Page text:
Remark 3.25 In this section, by choosing suitable adaptive strategy to adjust a fraction of coupling weights, some sufficient conditions for ensuring passivity, input strict passivity and output strict passivity of the CDNMWs (3.1) are presented (see Theorems 3.20, 3.21, and 3.22). In addition, a synchronization criterion is also developed for CDNMWs (3.1) by employing output strict passivity and edges-based pinning adaptive control strategy (3.41). Remark 3.26 More recently, very few researchers have considered the synchronization for CDNMWs [29–31]. In [29, 30], the authors studied the synchronization problem for a kind of CDNMWs by employing the designed state feedback controllers and Lyapunov functional method. Wang and Wu [31] considered a CRDNNs with state coupling and spatial diffusion coupling. In this paper, several synchronization criteria are presented for CDNMWs (3.1) by utilizing the output strict passivity, and two nodes-based and edges-based pinning adaptive control strategies are also developed. Obviously, these existing results [29–31] are totally different from our work.

3.6 Numerical Examples Example 3.27 Consider the following CDNMWs: w˙ i (t) = g(wi (t)) + a1

6

Ai1j H1 w j (t)

+ a2

j=1

+a3

6

6

Ai2j H2 w j (t)

j=1

Ai3j H3 w j (t) + Bu i (t),

j=1

where i = 1, 2, . . . , 6, gl (ξ) = |ξ+1|−|ξ−1| , l = 1, 2, 3, H1 = diag(0.6, 0.5, 0.6), 4 H2 = diag(0.8, 0.4, 0.7), H3 = diag(0.8, 0.7, 0.5), a1 = 3, a2 = 4, a3 = 5, Δ = I3 , P = I3 , β = 0.5, the matrices B, A1 , A2 and A3 are chosen as, respectively ⎛

⎞ 0.1 0.2 B = ⎝ 0.1 0.3 ⎠ , 0.3 0.1 ⎛ −0.5 0.1 0 0.2 0.1 0.1 ⎜ 0.1 −0.4 0.1 0.1 0.1 0 ⎜ ⎜ 0 0.1 −0.8 0 0.5 0.2 1 A =⎜ ⎜ 0.2 0.1 0 −0.6 0.3 0 ⎜ ⎝ 0.1 0.1 0.5 0.3 −1.1 0.1 0.1 0 0.2 0 0.1 −0.4

⎞ ⎟ ⎟ ⎟ ⎟, ⎟ ⎟ ⎠

58

3 Passivity Analysis and Pinning Control of Multi-weighted CDNs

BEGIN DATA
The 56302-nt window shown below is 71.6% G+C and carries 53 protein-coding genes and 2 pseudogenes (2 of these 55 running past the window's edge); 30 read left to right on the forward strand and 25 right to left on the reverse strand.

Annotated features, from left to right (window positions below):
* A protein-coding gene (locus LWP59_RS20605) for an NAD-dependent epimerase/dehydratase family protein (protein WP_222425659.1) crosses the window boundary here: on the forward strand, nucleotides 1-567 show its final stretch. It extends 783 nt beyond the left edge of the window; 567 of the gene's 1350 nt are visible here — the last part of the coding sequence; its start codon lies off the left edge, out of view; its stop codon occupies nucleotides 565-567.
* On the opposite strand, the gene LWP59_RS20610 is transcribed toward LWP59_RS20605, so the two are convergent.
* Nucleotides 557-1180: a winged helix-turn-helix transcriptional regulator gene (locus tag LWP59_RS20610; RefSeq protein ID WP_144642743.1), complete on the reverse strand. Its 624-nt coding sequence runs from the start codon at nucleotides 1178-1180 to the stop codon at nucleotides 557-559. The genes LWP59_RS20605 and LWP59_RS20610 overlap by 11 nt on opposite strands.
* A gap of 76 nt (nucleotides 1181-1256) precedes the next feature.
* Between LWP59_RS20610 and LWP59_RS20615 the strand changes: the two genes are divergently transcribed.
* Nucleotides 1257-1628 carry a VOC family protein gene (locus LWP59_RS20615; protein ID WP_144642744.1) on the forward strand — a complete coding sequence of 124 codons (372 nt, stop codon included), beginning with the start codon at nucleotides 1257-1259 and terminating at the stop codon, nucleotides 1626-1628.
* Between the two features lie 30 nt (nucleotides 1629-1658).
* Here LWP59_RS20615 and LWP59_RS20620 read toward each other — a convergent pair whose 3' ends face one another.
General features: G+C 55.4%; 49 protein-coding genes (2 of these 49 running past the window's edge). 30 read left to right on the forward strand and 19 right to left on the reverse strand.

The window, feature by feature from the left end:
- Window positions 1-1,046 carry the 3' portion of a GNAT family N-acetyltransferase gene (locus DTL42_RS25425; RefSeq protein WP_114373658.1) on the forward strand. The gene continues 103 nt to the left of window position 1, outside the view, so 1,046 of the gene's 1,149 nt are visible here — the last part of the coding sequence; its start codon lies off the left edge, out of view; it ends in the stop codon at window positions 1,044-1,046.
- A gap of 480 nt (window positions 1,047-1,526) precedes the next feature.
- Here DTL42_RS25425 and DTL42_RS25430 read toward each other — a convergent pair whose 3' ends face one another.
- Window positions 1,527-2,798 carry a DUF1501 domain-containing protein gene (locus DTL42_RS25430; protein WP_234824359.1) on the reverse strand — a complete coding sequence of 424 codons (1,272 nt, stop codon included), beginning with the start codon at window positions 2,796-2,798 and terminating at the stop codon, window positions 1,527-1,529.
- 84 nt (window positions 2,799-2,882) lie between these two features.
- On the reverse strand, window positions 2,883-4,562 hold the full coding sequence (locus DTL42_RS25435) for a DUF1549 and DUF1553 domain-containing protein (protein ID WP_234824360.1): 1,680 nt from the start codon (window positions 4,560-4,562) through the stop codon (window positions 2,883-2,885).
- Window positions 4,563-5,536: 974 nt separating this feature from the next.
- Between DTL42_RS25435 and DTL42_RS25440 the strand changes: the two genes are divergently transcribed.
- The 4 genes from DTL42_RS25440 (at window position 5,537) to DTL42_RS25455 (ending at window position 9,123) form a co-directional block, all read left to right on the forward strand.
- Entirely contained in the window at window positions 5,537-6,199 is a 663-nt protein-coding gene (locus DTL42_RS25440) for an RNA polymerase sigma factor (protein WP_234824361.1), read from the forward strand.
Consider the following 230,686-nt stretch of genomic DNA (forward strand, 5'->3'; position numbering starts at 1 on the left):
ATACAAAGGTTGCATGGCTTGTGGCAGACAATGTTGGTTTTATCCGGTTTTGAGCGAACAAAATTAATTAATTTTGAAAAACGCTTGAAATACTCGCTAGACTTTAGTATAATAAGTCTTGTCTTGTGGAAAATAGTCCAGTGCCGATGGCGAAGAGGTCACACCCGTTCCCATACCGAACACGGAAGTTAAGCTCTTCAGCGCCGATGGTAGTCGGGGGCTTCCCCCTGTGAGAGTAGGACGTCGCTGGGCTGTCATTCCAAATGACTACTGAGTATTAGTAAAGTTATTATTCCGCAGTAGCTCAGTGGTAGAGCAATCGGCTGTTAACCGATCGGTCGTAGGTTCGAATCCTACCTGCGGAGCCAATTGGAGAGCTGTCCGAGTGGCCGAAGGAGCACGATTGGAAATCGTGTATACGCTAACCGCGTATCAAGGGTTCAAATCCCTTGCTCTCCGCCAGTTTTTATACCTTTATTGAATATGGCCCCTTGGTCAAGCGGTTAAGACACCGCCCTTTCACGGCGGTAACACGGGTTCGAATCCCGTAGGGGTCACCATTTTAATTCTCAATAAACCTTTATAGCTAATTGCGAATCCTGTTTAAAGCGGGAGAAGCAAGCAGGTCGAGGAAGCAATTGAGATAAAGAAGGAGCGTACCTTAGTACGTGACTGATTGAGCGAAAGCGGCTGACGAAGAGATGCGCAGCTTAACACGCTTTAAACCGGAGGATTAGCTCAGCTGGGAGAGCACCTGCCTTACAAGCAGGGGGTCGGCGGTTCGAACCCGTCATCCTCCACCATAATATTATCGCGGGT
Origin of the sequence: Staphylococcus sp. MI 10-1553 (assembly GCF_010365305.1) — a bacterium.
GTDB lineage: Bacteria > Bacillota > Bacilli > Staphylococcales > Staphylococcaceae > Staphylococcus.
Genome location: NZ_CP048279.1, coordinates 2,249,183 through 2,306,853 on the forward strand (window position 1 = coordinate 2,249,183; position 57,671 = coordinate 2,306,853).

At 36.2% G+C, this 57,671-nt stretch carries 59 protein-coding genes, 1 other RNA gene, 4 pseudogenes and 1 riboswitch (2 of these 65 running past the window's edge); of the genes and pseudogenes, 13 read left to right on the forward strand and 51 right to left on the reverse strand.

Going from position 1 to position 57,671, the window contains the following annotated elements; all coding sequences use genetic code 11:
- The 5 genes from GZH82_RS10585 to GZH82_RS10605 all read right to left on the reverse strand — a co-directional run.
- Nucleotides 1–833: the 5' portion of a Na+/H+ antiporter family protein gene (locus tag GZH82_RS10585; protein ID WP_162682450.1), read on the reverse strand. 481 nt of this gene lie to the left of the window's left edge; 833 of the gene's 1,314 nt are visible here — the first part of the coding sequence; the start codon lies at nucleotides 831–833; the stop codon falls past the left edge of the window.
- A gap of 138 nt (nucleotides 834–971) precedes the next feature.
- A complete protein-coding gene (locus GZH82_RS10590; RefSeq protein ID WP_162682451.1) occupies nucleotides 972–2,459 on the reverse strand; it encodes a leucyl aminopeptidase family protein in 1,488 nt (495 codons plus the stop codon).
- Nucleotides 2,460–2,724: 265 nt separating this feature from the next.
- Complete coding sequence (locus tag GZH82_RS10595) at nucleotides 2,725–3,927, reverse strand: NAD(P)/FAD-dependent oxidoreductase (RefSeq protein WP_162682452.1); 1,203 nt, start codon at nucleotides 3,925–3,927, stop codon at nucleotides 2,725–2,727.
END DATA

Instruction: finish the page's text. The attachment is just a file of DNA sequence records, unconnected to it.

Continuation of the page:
⎞ −0.6 0.2 0 0.2 0.1 0.1 ⎟ ⎜ 0.2 −0.7 0.3 0.1 0.1 0 ⎟ ⎜ ⎜ 0 0.3 −1 0 0.5 0.2 ⎟ ⎟, A2 = ⎜ ⎟ ⎜ 0.2 0.1 0 −0.6 0.3 0 ⎟ ⎜ ⎝ 0.1 0.1 0.5 0.3 −1.1 0.1 ⎠ 0.1 0 0.2 0 0.1 −0.4 ⎞ ⎛ −0.8 0.3 0 0.3 0.1 0.1 ⎟ ⎜ 0.3 −0.9 0.3 0.2 0.1 0 ⎟ ⎜ ⎜ 0 0.3 −0.8 0 0.3 0.2 ⎟ ⎟. A3 = ⎜ ⎟ ⎜ 0.3 0.2 0 −0.8 0.3 0 ⎟ ⎜ ⎝ 0.1 0.1 0.3 0.3 −1 0.2 ⎠ 0.1 0 0.2 0 0.2 −0.5 ⎛

We select the nodes 1, 2, 3, 4 and 5 as pinned nodes. Case 1: Choose ⎛ ⎞ ⎛ ⎞ 0.8 0 0 0.1 0.3 F1 = ⎝ 0 0.6 0 ⎠ , F2 = ⎝ 0.3 0.2 ⎠ , 0 0 0.8 0.1 0.4 kˆ11 = 0.2, kˆ21 = 0.3, kˆ31 = 0.4, kˆ41 = 0.3, kˆ51 = 0.2, kˆ12 = 0.4, kˆ22 = 0.3, kˆ32 = 0.2, kˆ42 = 0.5, kˆ52 = 0.4, kˆ13 = 0.2, kˆ23 = 0.4, kˆ33 = 0.2, kˆ43 = 0.3, kˆ53 = 0.2. Utilizing the MATLAB YALMIP Toolbox, we can get the following matrices Mˆ and Qˆ 2 satisfying (3.32): ⎛

⎞ 0.9129 2.3412 Mˆ = I6 ⊗ ⎝ 2.4663 2.2370 ⎠ , 0.9673 2.1245 ⎛ ⎞ 1.3972 0.0125 −0.3016 Qˆ 2 = I6 ⊗ ⎝ 0.0125 1.0689 0.0873 ⎠ . −0.3016 0.0873 0.9016 According to Theorem 3.16, the network (3.21) is output strictly passive. The simulation results are displayed in Figs. 3.1 and 3.2. ˆ Qˆ 2 , kˆ s (s = 1, 2, 3) as in Case 1. ObviCase 2: Take the same matrices F1 , F2 , M, ously, F1 is a nonsingular matrix, and the condition of Corollary 3.18 can also be satisfied. Therefore, the network (3.1) under nodes-based pinning adaptive controller (3.20) is synchronized. The simulation results are displayed in Figs. 3.3 and 3.4.

3.6 Numerical Examples Fig. 3.1 ˆz i (t), yi (t), u i (t), i = 1, 2, . . . , 6

59 15

10

5

0

0

5

20

15

10

25

30

35

25

30

35

t(s)

Fig. 3.2 kis (t), s = 1, 2, 3, i = 1, 2, . . . , 5

1.8

k1(t)

k2(t)

1 1 k (t) 2 k1(t) 3 k1(t) 4 k1(t) 5

1.6 1.4 1.2 1

k3(t)

1 2 k (t) 2 k2(t) 3 k2(t) 4 k2(t) 5

1 3 2 k3(t) 3 k3(t) 4 k3(t) 5

k (t)

0.8 0.6 0.4 0.2 0

0

5

10

15

t(s)

20

Example 3.28 Consider the following CDNMWs: w˙ i (t) = g(wi (t)) + a1

6

Ai1j (t)H1 w j (t) + a2

j=1

+a3

6 j=1

Ai3j (t)H3 w j (t) + Bu i (t),

6 j=1

Ai2j (t)H2 w j (t)

60

3 Passivity Analysis and Pinning Control of Multi-weighted CDNs 0.9 0.8 0.7 0.6 0.5 0.4 0.3 0.2 0.1 0

0

5

10

15

20

25

30

35

t(s)

Fig. 3.3 ˆz i (t), i = 1, 2, . . . , 6 0.7